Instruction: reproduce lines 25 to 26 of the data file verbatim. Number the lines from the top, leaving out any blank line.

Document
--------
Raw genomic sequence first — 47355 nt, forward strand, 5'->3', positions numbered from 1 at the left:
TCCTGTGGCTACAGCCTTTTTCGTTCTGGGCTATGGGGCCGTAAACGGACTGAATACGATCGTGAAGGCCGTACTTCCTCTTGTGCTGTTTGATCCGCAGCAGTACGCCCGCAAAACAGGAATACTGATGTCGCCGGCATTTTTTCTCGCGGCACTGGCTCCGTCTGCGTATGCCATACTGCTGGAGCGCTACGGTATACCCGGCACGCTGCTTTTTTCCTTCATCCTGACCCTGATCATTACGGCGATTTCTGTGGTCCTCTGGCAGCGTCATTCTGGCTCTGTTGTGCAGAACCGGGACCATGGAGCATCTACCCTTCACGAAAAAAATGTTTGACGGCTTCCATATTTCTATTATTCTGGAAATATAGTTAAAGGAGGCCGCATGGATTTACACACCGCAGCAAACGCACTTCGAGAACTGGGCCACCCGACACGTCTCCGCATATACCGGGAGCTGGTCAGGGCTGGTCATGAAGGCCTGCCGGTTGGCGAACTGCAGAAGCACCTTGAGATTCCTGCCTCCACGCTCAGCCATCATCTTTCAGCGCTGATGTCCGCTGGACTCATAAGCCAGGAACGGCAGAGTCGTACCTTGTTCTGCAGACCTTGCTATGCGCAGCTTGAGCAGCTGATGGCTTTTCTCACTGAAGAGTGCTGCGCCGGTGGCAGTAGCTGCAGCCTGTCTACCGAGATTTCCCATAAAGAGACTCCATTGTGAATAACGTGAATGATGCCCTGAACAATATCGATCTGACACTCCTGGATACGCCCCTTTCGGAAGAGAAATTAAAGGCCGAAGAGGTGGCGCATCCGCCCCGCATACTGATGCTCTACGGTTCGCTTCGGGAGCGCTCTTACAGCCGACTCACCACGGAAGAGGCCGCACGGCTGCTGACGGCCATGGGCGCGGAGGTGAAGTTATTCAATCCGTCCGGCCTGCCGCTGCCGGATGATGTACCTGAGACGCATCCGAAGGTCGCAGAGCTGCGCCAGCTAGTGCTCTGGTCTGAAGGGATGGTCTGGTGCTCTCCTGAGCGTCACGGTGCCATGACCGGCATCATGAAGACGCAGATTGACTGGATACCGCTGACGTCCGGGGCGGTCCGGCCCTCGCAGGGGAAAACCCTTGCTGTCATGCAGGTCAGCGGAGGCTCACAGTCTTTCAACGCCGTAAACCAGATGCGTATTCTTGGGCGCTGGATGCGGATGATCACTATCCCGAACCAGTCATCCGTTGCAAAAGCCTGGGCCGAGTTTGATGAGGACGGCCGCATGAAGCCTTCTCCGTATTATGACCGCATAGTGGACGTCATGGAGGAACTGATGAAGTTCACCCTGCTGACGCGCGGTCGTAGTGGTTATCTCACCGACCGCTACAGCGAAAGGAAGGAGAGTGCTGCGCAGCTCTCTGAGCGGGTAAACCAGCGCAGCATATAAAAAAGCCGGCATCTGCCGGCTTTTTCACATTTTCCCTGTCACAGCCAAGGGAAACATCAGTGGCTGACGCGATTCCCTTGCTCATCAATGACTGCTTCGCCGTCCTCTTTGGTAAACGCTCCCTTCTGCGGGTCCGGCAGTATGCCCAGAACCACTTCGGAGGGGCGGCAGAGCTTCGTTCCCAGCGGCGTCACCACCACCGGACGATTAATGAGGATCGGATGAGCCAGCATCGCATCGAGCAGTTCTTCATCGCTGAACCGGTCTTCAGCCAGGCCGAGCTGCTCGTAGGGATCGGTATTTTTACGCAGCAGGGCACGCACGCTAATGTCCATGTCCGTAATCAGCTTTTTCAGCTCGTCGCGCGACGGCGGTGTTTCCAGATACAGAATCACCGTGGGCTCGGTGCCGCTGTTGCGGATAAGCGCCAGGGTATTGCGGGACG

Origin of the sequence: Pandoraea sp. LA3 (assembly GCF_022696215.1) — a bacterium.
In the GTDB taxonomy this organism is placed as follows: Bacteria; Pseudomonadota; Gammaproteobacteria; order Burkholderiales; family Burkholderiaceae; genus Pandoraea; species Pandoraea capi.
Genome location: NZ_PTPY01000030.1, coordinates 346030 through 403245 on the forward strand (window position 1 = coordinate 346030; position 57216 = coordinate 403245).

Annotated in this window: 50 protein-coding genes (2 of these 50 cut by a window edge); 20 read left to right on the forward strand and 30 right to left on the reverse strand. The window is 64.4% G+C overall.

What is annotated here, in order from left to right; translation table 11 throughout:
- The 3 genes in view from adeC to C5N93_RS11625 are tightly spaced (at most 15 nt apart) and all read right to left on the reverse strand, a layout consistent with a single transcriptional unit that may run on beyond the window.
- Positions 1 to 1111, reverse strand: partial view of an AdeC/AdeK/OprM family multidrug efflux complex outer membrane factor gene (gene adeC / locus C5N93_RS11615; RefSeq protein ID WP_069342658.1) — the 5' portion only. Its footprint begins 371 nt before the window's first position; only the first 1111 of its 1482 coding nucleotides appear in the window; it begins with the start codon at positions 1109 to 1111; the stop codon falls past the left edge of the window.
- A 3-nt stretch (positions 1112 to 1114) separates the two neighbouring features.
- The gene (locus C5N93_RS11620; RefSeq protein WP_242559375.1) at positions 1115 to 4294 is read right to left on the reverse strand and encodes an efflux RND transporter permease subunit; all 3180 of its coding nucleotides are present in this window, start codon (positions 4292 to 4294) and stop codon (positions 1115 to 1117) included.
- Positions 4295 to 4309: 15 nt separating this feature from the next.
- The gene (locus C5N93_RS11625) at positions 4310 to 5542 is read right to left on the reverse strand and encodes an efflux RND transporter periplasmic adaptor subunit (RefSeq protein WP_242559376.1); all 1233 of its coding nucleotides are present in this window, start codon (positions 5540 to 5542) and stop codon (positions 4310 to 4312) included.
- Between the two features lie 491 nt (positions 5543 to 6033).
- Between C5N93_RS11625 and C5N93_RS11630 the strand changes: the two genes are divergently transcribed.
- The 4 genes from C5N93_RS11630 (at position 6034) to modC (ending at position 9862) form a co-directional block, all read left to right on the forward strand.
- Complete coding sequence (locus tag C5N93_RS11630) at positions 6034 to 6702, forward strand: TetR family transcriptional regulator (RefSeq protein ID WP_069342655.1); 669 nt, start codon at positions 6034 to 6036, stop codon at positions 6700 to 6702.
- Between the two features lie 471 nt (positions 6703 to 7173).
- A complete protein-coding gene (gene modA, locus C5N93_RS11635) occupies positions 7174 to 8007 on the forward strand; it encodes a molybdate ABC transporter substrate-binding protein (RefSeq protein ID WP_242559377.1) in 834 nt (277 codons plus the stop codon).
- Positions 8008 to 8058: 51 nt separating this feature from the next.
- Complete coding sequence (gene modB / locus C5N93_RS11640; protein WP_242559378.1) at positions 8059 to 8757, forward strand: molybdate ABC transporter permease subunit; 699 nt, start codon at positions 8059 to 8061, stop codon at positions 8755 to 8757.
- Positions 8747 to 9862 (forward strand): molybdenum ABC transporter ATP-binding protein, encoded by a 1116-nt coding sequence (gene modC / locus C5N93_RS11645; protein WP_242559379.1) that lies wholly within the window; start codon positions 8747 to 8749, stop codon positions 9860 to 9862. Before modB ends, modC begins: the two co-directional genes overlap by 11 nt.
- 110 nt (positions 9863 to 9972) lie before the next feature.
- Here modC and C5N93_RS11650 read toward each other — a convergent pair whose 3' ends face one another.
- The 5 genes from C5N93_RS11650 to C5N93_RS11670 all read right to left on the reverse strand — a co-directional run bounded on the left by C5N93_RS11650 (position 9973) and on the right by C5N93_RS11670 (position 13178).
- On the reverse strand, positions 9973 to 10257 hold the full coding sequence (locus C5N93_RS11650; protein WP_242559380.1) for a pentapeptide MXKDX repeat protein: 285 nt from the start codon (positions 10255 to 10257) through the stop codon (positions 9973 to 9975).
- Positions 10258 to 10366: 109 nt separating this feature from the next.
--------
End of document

- The 5 genes from C5N93_RS11650 to C5N93_RS11670 all read right to left on the reverse strand — a co-directional run bounded on the left by C5N93_RS11650 (position 9973) and on the right by C5N93_RS11670 (position 13178).
- On the reverse strand, positions 9973 to 10257 hold the full coding sequence (locus C5N93_RS11650; protein WP_242559380.1) for a pentapeptide MXKDX repeat protein: 285 nt from the start codon (positions 10255 to 10257) through the stop codon (positions 9973 to 9975).